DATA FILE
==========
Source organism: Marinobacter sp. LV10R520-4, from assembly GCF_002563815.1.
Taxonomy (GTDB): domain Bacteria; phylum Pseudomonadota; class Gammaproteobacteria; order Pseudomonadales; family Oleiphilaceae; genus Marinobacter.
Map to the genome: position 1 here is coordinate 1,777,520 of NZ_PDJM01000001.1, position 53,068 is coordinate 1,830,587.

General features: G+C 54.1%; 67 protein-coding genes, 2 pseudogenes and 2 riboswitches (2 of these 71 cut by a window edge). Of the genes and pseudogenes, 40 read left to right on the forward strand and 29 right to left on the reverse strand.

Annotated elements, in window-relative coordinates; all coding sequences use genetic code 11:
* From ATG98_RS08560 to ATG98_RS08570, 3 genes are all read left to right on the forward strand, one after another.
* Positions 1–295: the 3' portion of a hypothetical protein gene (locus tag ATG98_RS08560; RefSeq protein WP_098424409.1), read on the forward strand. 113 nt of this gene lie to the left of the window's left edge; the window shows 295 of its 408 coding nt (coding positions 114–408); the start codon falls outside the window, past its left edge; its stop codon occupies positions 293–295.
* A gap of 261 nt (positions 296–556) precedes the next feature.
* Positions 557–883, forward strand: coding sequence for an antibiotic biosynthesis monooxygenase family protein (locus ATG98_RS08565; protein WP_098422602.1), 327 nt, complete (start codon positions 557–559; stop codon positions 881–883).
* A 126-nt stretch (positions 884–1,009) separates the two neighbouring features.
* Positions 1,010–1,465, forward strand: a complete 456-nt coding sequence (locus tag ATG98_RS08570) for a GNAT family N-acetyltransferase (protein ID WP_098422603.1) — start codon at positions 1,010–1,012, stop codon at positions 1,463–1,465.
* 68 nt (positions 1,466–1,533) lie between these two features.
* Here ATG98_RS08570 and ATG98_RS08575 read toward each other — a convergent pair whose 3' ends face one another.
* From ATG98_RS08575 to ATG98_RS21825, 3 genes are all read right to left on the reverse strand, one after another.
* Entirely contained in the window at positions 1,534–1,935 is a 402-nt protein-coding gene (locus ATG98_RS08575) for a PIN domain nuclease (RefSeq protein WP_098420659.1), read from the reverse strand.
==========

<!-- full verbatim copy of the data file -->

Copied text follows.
Source organism: Marinobacter sp. LV10R520-4, from assembly GCF_002563815.1.
Taxonomy (GTDB): domain Bacteria; phylum Pseudomonadota; class Gammaproteobacteria; order Pseudomonadales; family Oleiphilaceae; genus Marinobacter.
Map to the genome: position 1 here is coordinate 1,777,520 of NZ_PDJM01000001.1, position 53,068 is coordinate 1,830,587.

General features: G+C 54.1%; 67 protein-coding genes, 2 pseudogenes and 2 riboswitches (2 of these 71 cut by a window edge). Of the genes and pseudogenes, 40 read left to right on the forward strand and 29 right to left on the reverse strand.

Annotated elements, in window-relative coordinates; all coding sequences use genetic code 11:
* From ATG98_RS08560 to ATG98_RS08570, 3 genes are all read left to right on the forward strand, one after another.
* Positions 1–295: the 3' portion of a hypothetical protein gene (locus tag ATG98_RS08560; RefSeq protein WP_098424409.1), read on the forward strand. 113 nt of this gene lie to the left of the window's left edge; the window shows 295 of its 408 coding nt (coding positions 114–408); the start codon falls outside the window, past its left edge; its stop codon occupies positions 293–295.
* A gap of 261 nt (positions 296–556) precedes the next feature.
* Positions 557–883, forward strand: coding sequence for an antibiotic biosynthesis monooxygenase family protein (locus ATG98_RS08565; protein WP_098422602.1), 327 nt, complete (start codon positions 557–559; stop codon positions 881–883).
* A 126-nt stretch (positions 884–1,009) separates the two neighbouring features.
* Positions 1,010–1,465, forward strand: a complete 456-nt coding sequence (locus tag ATG98_RS08570) for a GNAT family N-acetyltransferase (protein ID WP_098422603.1) — start codon at positions 1,010–1,012, stop codon at positions 1,463–1,465.
* 68 nt (positions 1,466–1,533) lie between these two features.
* Here ATG98_RS08570 and ATG98_RS08575 read toward each other — a convergent pair whose 3' ends face one another.
* From ATG98_RS08575 to ATG98_RS21825, 3 genes are all read right to left on the reverse strand, one after another.
* Entirely contained in the window at positions 1,534–1,935 is a 402-nt protein-coding gene (locus ATG98_RS08575) for a PIN domain nuclease (RefSeq protein WP_098420659.1), read from the reverse strand.